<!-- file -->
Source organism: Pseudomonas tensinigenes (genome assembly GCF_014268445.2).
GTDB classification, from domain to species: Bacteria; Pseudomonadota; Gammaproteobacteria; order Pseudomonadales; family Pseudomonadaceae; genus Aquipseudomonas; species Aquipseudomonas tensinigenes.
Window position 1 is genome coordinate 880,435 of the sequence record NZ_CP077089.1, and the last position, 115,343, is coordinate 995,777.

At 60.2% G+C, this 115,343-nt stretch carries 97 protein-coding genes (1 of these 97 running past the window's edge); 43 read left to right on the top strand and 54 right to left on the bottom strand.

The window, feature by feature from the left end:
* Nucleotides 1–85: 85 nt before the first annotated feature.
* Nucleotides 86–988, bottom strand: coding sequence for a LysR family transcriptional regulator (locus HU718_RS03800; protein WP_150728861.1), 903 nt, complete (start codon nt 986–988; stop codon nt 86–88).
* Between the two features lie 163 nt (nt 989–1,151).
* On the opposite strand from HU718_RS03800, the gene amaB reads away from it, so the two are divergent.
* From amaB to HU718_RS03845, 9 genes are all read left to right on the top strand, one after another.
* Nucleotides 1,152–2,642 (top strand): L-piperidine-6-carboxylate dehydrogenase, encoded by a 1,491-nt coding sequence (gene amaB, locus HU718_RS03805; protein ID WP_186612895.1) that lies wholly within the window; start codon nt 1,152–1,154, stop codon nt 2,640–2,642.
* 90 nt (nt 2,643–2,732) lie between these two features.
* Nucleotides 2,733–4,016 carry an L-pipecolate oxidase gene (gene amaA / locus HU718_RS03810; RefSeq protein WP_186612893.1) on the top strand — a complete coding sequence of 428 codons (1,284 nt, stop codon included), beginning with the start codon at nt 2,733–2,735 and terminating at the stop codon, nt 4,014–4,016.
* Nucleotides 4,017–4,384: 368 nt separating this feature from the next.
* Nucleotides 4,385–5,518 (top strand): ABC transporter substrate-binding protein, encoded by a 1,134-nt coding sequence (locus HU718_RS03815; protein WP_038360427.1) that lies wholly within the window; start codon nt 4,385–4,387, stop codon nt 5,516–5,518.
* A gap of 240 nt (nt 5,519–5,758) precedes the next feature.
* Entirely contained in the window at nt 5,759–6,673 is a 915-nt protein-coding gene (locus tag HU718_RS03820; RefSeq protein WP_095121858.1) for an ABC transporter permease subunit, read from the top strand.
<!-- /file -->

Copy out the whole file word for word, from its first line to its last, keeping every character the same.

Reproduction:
Source organism: Pseudomonas tensinigenes (genome assembly GCF_014268445.2).
GTDB classification, from domain to species: Bacteria; Pseudomonadota; Gammaproteobacteria; order Pseudomonadales; family Pseudomonadaceae; genus Aquipseudomonas; species Aquipseudomonas tensinigenes.
Window position 1 is genome coordinate 880,435 of the sequence record NZ_CP077089.1, and the last position, 115,343, is coordinate 995,777.

At 60.2% G+C, this 115,343-nt stretch carries 97 protein-coding genes (1 of these 97 running past the window's edge); 43 read left to right on the top strand and 54 right to left on the bottom strand.

The window, feature by feature from the left end:
* Nucleotides 1–85: 85 nt before the first annotated feature.
* Nucleotides 86–988, bottom strand: coding sequence for a LysR family transcriptional regulator (locus HU718_RS03800; protein WP_150728861.1), 903 nt, complete (start codon nt 986–988; stop codon nt 86–88).
* Between the two features lie 163 nt (nt 989–1,151).
* On the opposite strand from HU718_RS03800, the gene amaB reads away from it, so the two are divergent.
* From amaB to HU718_RS03845, 9 genes are all read left to right on the top strand, one after another.
* Nucleotides 1,152–2,642 (top strand): L-piperidine-6-carboxylate dehydrogenase, encoded by a 1,491-nt coding sequence (gene amaB, locus HU718_RS03805; protein ID WP_186612895.1) that lies wholly within the window; start codon nt 1,152–1,154, stop codon nt 2,640–2,642.
* 90 nt (nt 2,643–2,732) lie between these two features.
* Nucleotides 2,733–4,016 carry an L-pipecolate oxidase gene (gene amaA / locus HU718_RS03810; RefSeq protein WP_186612893.1) on the top strand — a complete coding sequence of 428 codons (1,284 nt, stop codon included), beginning with the start codon at nt 2,733–2,735 and terminating at the stop codon, nt 4,014–4,016.
* Nucleotides 4,017–4,384: 368 nt separating this feature from the next.
* Nucleotides 4,385–5,518 (top strand): ABC transporter substrate-binding protein, encoded by a 1,134-nt coding sequence (locus HU718_RS03815; protein WP_038360427.1) that lies wholly within the window; start codon nt 4,385–4,387, stop codon nt 5,516–5,518.
* A gap of 240 nt (nt 5,519–5,758) precedes the next feature.
* Entirely contained in the window at nt 5,759–6,673 is a 915-nt protein-coding gene (locus tag HU718_RS03820; RefSeq protein WP_095121858.1) for an ABC transporter permease subunit, read from the top strand.